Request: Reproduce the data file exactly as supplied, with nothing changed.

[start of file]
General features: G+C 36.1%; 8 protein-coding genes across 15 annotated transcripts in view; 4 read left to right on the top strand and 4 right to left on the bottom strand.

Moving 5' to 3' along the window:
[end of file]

General features: G+C 36.1%; 8 protein-coding genes across 15 annotated transcripts in view; 4 read left to right on the top strand and 4 right to left on the bottom strand.

Moving 5' to 3' along the window: